The Pernicious Effect of Corned Beef Hash

This was originally posted in June of 2003.

The other night we were having dinner, and James, our going-on-four-year-old, had been given a corn muffin and a dollop of corned beef hash. A small dollop, as he was unlikely to be willing to eat much of it, and while we wanted him to taste it, we didn’t want to waste it either.

So James gobbled up the corn muffin, and asked for another. We told him he needed to have some hash first. We repeated this several times, as required, and went on with dinner, until a couple of minutes later when we realized that James was acting strangely. (He still hadn’t touched his hash.)

He had both arms raised with his hands in front of him at about shoulder level, and he was shaking his arms so that his hands flopped about. I looked at him, and he said, “I can’t control my hands, Daddy.”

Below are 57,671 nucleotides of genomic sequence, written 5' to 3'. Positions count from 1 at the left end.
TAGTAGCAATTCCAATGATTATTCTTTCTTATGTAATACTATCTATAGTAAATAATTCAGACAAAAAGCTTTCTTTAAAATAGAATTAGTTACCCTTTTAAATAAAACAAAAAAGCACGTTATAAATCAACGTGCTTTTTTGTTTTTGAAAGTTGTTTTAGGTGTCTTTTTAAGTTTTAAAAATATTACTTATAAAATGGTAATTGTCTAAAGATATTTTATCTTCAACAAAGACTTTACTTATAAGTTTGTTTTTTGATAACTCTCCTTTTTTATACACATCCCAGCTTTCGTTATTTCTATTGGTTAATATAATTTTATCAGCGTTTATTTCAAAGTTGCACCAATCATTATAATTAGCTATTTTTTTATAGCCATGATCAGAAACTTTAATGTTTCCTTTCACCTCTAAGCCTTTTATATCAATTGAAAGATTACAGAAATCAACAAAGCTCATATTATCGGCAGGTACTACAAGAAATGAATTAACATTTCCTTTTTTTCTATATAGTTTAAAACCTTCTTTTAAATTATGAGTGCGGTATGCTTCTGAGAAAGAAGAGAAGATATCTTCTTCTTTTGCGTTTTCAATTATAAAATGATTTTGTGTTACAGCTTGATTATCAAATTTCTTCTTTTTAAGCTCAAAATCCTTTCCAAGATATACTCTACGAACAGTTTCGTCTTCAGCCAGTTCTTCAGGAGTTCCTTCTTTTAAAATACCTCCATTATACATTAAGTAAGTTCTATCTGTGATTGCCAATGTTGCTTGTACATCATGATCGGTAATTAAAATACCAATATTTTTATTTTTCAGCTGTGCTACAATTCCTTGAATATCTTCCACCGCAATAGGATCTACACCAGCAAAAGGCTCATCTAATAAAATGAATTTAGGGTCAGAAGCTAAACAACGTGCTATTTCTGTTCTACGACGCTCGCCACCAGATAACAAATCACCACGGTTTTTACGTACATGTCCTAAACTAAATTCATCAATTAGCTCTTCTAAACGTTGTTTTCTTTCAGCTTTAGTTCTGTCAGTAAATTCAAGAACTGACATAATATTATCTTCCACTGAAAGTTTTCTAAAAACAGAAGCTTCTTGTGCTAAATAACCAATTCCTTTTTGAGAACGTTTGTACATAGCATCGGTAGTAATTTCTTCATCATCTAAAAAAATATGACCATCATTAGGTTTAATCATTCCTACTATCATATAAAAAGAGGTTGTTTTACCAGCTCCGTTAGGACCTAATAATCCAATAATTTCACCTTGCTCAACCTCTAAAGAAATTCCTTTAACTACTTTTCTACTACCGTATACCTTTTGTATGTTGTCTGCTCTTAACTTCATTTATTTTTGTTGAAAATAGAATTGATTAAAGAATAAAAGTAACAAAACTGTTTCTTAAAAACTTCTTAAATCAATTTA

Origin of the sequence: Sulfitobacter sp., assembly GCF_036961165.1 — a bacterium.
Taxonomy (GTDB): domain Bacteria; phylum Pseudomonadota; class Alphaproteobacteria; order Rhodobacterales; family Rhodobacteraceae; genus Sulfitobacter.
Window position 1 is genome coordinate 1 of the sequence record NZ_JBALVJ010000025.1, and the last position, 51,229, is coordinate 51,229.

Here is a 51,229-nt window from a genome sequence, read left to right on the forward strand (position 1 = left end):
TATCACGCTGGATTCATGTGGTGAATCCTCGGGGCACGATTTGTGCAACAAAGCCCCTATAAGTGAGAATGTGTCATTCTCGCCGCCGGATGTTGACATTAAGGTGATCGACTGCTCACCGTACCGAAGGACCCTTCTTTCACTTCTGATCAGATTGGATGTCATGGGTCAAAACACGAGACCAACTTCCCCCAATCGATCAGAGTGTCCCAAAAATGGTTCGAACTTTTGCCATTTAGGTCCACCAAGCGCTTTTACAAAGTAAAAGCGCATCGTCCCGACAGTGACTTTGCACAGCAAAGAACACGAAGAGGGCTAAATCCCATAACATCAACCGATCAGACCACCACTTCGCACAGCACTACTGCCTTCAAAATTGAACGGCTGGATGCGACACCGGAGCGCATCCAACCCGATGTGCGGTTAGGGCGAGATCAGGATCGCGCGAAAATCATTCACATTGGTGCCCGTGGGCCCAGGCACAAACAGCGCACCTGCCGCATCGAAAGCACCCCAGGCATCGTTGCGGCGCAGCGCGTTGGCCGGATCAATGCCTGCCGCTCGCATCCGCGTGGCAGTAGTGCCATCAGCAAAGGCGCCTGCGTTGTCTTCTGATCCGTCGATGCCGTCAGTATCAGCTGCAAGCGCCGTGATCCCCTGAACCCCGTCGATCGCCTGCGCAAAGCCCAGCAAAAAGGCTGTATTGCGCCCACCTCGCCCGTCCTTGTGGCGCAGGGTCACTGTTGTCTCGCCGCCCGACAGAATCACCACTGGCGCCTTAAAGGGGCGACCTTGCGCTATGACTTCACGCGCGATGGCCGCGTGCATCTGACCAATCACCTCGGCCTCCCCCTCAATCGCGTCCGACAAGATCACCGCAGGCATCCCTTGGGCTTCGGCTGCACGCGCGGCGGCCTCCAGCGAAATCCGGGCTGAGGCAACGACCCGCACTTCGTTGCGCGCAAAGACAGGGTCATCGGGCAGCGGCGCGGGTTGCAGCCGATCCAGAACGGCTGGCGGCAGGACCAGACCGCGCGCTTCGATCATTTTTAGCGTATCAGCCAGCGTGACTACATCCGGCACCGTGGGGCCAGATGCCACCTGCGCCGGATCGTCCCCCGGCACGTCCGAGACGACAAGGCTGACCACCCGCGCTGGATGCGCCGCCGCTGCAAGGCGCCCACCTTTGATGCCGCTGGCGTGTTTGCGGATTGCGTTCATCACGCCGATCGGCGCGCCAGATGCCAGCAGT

“You can’t control your hands?”

“No. Hash make it I can’t control my hands.” And he kept shaking them.

“Hash makes it so you can’t control your hands.”

“Uh-huh. Hash make it I can’t control my hands.” Then he stopped shaking them, just held them still in the air. “But with corn muffin, I can control my hands. See?” And he smiled at us as broadly as he could. Then he stopped smiling and started shaking his hands again. “But hash make it I can’t control my hands.”

I had to agree that he couldn’t eat anything with his hands shaking like that, but in the end it availed him naught. Still, Jane and I had to agree that it was a valiant effort.

I still have no idea where these things come from.

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